Chronic obstructive pulmonary disease is a disorder of the lungs that makes it difficult to breathe. Its main cause is smoking, but it can also be caused by exposure to pollution, fumes, or other irritating substances.
The condition has no cure, and it is the third leading cause of death Trusted Source in the United States.
In emphysema, tiny air sacks in the lungs can collapse, become stretched out, or be destroyed, resulting in problems with gas exchange in the lungs.
The lungs may not be able to get as much oxygen as they should, so a person with emphysema may feel out of breath while exercising, or even at rest. They may also experience a long-term cough that does not go away.
Chronic bronchitis, the other part of COPD, is associated with inflammation in the lungs’ airways. As the airways are always inflamed, they produce mucus and can become clogged.
This makes it more difficult for the lungs to move air in and out. It often causes a feeling of breathlessness, tightness in the chest, and a chronic or long-term cough that produces mucus.
Many people with COPD find that even light activity can make them feel out of breath, and it may feel harder to breathe as time goes on. This can lead to a cycle of becoming less active and feeling increasingly breathless with reduced activity.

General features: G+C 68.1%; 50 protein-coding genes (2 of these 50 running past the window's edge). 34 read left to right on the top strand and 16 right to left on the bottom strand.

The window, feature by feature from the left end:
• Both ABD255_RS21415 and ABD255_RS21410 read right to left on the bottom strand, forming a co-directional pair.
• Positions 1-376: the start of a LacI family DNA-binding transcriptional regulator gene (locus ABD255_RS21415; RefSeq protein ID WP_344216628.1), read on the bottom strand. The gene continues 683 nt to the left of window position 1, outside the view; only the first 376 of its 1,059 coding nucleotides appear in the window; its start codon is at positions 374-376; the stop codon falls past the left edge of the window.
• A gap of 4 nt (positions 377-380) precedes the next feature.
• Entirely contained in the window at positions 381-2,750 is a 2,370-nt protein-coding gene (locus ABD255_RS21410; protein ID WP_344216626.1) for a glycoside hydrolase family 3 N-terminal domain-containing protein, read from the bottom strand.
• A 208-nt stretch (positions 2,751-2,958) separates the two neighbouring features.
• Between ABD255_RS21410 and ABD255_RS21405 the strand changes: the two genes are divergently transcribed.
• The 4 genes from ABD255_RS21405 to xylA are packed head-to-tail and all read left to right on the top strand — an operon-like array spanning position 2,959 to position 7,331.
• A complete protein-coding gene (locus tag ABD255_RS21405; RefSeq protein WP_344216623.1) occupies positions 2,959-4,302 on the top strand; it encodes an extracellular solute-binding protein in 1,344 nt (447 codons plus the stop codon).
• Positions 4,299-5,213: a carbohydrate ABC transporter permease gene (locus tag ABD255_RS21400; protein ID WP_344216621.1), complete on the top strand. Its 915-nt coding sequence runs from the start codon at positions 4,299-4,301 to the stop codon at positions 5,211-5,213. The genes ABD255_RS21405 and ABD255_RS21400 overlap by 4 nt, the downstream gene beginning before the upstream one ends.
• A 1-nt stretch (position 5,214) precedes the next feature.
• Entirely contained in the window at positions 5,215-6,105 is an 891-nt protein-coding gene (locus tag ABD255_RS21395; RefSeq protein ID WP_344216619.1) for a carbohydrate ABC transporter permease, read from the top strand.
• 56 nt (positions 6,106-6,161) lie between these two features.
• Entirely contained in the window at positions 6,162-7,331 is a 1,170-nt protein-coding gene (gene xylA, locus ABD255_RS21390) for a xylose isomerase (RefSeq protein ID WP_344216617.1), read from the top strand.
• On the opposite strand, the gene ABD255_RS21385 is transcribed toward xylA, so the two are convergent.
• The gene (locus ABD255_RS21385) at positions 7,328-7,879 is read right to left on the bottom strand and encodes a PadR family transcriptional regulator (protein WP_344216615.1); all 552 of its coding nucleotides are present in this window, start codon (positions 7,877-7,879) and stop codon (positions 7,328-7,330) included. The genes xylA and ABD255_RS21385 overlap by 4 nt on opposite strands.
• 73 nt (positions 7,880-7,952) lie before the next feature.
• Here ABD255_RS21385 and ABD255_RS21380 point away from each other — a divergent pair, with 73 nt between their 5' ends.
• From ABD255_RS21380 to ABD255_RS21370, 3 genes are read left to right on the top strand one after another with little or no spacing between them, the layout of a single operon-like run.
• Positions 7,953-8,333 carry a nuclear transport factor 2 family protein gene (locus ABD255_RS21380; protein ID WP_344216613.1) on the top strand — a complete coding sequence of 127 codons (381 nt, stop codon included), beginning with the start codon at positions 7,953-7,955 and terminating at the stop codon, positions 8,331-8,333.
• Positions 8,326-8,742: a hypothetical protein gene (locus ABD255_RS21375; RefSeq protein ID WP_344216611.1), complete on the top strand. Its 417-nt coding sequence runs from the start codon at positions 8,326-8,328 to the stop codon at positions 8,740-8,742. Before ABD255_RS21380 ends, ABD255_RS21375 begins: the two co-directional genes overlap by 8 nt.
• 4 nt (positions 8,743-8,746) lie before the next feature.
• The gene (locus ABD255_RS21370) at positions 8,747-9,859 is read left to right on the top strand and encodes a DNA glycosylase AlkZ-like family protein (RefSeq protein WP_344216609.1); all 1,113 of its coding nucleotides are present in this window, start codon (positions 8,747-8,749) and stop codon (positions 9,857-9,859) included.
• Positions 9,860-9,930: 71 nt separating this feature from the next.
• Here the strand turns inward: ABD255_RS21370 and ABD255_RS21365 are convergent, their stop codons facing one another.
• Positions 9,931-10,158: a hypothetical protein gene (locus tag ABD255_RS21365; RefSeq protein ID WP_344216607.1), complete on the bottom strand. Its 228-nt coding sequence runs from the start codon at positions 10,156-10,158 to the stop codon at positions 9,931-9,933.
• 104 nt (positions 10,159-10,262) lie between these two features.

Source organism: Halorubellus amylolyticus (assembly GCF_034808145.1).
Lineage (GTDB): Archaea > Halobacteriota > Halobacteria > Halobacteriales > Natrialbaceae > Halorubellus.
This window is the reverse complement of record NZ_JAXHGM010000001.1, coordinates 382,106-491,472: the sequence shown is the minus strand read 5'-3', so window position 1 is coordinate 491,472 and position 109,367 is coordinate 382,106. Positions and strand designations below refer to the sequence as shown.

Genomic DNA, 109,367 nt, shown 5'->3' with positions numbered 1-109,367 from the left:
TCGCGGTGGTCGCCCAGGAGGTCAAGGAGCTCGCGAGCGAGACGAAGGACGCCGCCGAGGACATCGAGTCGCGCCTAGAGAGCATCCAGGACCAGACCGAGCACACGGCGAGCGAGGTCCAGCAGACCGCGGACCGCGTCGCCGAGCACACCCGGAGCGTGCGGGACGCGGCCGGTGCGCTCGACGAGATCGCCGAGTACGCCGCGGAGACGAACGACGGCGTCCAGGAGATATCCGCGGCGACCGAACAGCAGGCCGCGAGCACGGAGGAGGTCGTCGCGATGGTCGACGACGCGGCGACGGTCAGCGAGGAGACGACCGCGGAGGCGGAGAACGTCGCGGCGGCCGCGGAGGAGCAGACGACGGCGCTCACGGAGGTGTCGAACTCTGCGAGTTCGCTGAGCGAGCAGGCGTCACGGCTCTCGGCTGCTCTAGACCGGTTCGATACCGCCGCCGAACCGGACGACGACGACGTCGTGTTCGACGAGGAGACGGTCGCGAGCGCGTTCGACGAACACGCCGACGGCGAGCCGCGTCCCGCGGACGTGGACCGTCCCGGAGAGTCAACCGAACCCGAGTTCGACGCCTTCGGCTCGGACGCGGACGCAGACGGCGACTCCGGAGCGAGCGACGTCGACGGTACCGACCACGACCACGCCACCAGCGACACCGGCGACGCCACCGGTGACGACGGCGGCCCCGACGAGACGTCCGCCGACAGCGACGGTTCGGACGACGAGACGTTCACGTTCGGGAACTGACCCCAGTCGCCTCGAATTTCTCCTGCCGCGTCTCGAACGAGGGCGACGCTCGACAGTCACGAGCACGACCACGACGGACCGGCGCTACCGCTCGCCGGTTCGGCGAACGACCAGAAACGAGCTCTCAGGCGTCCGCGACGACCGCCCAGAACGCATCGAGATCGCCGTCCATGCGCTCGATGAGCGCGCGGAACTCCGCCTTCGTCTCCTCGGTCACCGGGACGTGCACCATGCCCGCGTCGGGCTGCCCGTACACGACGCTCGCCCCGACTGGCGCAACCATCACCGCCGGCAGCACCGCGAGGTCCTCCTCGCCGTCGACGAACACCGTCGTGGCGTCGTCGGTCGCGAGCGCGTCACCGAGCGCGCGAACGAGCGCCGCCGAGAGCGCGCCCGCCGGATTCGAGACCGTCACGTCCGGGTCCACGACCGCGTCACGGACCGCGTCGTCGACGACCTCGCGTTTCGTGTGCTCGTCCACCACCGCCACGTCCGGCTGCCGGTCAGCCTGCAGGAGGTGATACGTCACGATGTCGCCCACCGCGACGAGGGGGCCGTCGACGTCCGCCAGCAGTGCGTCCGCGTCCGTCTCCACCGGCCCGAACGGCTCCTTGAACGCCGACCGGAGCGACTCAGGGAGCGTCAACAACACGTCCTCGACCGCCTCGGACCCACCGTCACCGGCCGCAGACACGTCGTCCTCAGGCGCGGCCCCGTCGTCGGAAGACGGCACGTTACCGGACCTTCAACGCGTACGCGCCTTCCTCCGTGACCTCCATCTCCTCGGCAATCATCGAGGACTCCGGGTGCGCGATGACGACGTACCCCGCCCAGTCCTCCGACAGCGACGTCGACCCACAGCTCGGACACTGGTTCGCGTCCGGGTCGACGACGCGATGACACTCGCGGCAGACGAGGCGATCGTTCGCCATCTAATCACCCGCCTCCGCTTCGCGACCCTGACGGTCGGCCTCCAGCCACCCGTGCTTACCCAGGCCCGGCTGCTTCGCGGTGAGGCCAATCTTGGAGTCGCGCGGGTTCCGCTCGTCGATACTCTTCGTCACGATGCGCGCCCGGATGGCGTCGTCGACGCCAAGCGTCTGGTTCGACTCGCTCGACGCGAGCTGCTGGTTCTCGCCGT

How pulmonary rehab can help
Pulmonary rehab is a program for people with breathing problems such as COPD. It is often done in a hospital or clinic. The patient works with a pulmonary rehab team, which may include doctors, nurses, pulmonary therapists, and other healthcare providers.
Pulmonary rehab aims to help a person improve their well-being and quality of life. It may include:
- Exercise and fitness training tailored for the patient’s needs and breathing ability
- Diet and nutrition counseling
- Education about COPD and ways to manage it
- Counseling and support
- Breathing exercises
COPD cannot be reversed, but pulmonary rehab can help the lungs work better.
While breathing exercises are a part of pulmonary rehab, they can also be done at home or whenever a person feels short of breath.
This can help to avoid quick breathing and panic when short of breath. Done regularly, proper breathing exercises can help the lungs to get rid of old, nonoxygenated air so they can take in fresh, oxygen-rich air more efficiently.
Pursed-lip breathing is one of the most popular breathing exercises for people with COPD. With regular practice, this exercise can help to slow down breathing and therefore get more air in and out of the lungs.
It improves the lungs’ ability to get oxygen in and carbon dioxide out. A study published in American Family Physician found that it improves a person’s ability to exercise with COPD. ….. …….. Continue Reading. …….. ……… ……….